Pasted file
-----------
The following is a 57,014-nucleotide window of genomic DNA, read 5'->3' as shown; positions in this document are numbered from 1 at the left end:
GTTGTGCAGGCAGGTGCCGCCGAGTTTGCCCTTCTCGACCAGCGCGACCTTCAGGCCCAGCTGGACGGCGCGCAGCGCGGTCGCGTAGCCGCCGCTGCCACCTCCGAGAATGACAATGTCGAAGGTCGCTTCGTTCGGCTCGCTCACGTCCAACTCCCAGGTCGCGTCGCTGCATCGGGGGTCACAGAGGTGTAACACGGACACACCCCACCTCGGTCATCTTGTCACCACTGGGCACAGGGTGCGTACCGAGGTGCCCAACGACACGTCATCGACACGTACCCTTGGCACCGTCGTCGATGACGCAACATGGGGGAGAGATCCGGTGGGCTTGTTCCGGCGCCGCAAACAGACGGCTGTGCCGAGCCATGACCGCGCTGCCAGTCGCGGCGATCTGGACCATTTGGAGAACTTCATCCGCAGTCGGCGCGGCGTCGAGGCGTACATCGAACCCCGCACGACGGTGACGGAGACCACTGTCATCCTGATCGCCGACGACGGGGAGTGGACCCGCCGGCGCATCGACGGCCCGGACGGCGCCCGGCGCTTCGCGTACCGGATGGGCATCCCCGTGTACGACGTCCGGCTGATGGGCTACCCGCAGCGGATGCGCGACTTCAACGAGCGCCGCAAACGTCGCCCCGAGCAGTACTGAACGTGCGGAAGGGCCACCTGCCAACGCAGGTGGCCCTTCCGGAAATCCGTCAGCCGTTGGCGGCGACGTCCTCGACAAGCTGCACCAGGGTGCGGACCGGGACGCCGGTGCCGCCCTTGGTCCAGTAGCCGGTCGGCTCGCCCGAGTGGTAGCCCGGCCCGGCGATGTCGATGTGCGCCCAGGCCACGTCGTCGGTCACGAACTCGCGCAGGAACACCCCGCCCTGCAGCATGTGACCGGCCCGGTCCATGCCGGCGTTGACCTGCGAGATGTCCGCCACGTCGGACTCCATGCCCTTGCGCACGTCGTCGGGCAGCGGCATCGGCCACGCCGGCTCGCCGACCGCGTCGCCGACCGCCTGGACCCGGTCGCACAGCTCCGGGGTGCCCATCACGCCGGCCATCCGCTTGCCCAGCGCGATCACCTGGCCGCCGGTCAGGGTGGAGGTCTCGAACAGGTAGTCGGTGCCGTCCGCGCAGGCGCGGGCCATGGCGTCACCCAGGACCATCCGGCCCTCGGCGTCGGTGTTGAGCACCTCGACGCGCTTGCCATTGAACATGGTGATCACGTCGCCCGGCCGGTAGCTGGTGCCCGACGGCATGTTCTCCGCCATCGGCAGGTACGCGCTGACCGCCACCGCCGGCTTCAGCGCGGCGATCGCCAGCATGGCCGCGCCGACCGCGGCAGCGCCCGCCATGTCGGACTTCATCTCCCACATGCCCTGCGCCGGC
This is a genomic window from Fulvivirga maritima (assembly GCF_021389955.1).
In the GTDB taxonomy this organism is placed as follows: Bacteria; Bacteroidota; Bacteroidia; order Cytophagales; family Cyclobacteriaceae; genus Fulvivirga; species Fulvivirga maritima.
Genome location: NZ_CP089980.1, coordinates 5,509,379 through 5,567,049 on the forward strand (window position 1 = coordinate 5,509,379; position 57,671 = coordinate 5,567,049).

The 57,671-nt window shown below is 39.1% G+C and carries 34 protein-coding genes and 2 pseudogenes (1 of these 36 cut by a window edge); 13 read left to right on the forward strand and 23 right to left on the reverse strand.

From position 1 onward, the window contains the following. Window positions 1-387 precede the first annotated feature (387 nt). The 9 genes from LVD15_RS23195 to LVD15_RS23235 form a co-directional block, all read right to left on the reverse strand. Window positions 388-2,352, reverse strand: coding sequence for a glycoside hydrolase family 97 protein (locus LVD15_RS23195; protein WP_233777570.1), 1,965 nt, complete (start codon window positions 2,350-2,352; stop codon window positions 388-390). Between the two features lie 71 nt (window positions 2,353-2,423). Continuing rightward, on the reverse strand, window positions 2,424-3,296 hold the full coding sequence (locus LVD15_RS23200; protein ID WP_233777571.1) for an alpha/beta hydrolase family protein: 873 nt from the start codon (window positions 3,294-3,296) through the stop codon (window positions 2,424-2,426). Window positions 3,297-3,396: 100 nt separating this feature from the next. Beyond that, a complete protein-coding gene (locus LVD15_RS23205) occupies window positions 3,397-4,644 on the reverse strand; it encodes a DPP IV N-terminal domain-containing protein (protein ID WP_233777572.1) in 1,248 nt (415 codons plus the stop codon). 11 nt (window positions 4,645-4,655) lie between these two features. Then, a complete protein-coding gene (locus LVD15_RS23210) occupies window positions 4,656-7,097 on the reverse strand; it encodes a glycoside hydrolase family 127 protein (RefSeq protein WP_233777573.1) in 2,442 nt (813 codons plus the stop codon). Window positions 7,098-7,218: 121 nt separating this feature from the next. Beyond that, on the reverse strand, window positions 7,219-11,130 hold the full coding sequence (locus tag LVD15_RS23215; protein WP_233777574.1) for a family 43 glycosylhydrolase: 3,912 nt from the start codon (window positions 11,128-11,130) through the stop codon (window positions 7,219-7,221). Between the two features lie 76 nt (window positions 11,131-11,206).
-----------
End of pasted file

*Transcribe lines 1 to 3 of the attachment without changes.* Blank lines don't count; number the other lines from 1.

The following is a 57,014-nucleotide window of genomic DNA, read 5'->3' as shown; positions in this document are numbered from 1 at the left end:
GTTGTGCAGGCAGGTGCCGCCGAGTTTGCCCTTCTCGACCAGCGCGACCTTCAGGCCCAGCTGGACGGCGCGCAGCGCGGTCGCGTAGCCGCCGCTGCCACCTCCGAGAATGACAATGTCGAAGGTCGCTTCGTTCGGCTCGCTCACGTCCAACTCCCAGGTCGCGTCGCTGCATCGGGGGTCACAGAGGTGTAACACGGACACACCCCACCTCGGTCATCTTGTCACCACTGGGCACAGGGTGCGTACCGAGGTGCCCAACGACACGTCATCGACACGTACCCTTGGCACCGTCGTCGATGACGCAACATGGGGGAGAGATCCGGTGGGCTTGTTCCGGCGCCGCAAACAGACGGCTGTGCCGAGCCATGACCGCGCTGCCAGTCGCGGCGATCTGGACCATTTGGAGAACTTCATCCGCAGTCGGCGCGGCGTCGAGGCGTACATCGAACCCCGCACGACGGTGACGGAGACCACTGTCATCCTGATCGCCGACGACGGGGAGTGGACCCGCCGGCGCATCGACGGCCCGGACGGCGCCCGGCGCTTCGCGTACCGGATGGGCATCCCCGTGTACGACGTCCGGCTGATGGGCTACCCGCAGCGGATGCGCGACTTCAACGAGCGCCGCAAACGTCGCCCCGAGCAGTACTGAACGTGCGGAAGGGCCACCTGCCAACGCAGGTGGCCCTTCCGGAAATCCGTCAGCCGTTGGCGGCGACGTCCTCGACAAGCTGCACCAGGGTGCGGACCGGGACGCCGGTGCCGCCCTTGGTCCAGTAGCCGGTCGGCTCGCCCGAGTGGTAGCCCGGCCCGGCGATGTCGATGTGCGCCCAGGCCACGTCGTCGGTCACGAACTCGCGCAGGAACACCCCGCCCTGCAGCATGTGACCGGCCCGGTCCATGCCGGCGTTGACCTGCGAGATGTCCGCCACGTCGGACTCCATGCCCTTGCGCACGTCGTCGGGCAGCGGCATCGGCCACGCCGGCTCGCCGACCGCGTCGCCGACCGCCTGGACCCGGTCGCACAGCTCCGGGGTGCCCATCACGCCGGCCATCCGCTTGCCCAGCGCGATCACCTGGCCGCCGGTCAGGGTGGAGGTCTCGAACAGGTAGTCGGTGCCGTCCGCGCAGGCGCGGGCCATGGCGTCACCCAGGACCATCCGGCCCTCGGCGTCGGTGTTGAGCACCTCGACGCGCTTGCCATTGAACATGGTGATCACGTCGCCCGGCCGGTAGCTGGTGCCCGACGGCATGTTCTCCGCCATCGGCAGGTACGCGCTGACCGCCACCGCCGGCTTCAGCGCGGCGATCGCCAGCATGGCCGCGCCGACCGCGGCAGCGCCCGCCATGTCGGACTTCATCTCCCACATGCCCTGCGCCGGC
This is a genomic window from Fulvivirga maritima (assembly GCF_021389955.1).